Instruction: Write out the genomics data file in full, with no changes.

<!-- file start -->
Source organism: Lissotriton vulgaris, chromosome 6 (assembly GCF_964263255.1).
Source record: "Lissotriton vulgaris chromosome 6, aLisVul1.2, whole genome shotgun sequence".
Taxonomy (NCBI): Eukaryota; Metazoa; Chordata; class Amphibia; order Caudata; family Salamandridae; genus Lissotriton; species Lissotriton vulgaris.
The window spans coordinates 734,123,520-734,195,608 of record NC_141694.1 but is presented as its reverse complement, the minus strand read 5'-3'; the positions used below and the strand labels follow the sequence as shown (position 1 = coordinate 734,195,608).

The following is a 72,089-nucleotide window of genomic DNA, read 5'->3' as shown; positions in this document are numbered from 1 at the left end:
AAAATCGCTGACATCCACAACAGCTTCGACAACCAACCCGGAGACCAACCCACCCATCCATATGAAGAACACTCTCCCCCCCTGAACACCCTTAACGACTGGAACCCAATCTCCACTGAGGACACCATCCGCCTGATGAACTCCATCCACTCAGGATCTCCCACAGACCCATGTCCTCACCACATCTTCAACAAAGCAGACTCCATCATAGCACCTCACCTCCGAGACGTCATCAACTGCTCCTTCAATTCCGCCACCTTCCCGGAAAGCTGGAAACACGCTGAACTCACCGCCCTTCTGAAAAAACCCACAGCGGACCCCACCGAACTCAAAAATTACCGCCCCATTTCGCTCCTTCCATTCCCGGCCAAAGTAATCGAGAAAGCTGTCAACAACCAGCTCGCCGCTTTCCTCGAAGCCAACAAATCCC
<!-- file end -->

Source organism: Lissotriton vulgaris, chromosome 6 (assembly GCF_964263255.1).
Source record: "Lissotriton vulgaris chromosome 6, aLisVul1.2, whole genome shotgun sequence".
Taxonomy (NCBI): Eukaryota; Metazoa; Chordata; class Amphibia; order Caudata; family Salamandridae; genus Lissotriton; species Lissotriton vulgaris.
The window spans coordinates 734,123,520-734,195,608 of record NC_141694.1 but is presented as its reverse complement, the minus strand read 5'-3'; the positions used below and the strand labels follow the sequence as shown (position 1 = coordinate 734,195,608).

The following is a 72,089-nucleotide window of genomic DNA, read 5'->3' as shown; positions in this document are numbered from 1 at the left end:
AAAATCGCTGACATCCACAACAGCTTCGACAACCAACCCGGAGACCAACCCACCCATCCATATGAAGAACACTCTCCCCCCCTGAACACCCTTAACGACTGGAACCCAATCTCCACTGAGGACACCATCCGCCTGATGAACTCCATCCACTCAGGATCTCCCACAGACCCATGTCCTCACCACATCTTCAACAAAGCAGACTCCATCATAGCACCTCACCTCCGAGACGTCATCAACTGCTCCTTCAATTCCGCCACCTTCCCGGAAAGCTGGAAACACGCTGAACTCACCGCCCTTCTGAAAAAACCCACAGCGGACCCCACCGAACTCAAAAATTACCGCCCCATTTCGCTCCTTCCATTCCCGGCCAAAGTAATCGAGAAAGCTGTCAACAACCAGCTCGCCGCTTTCCTCGAAGCCAACAAATCCC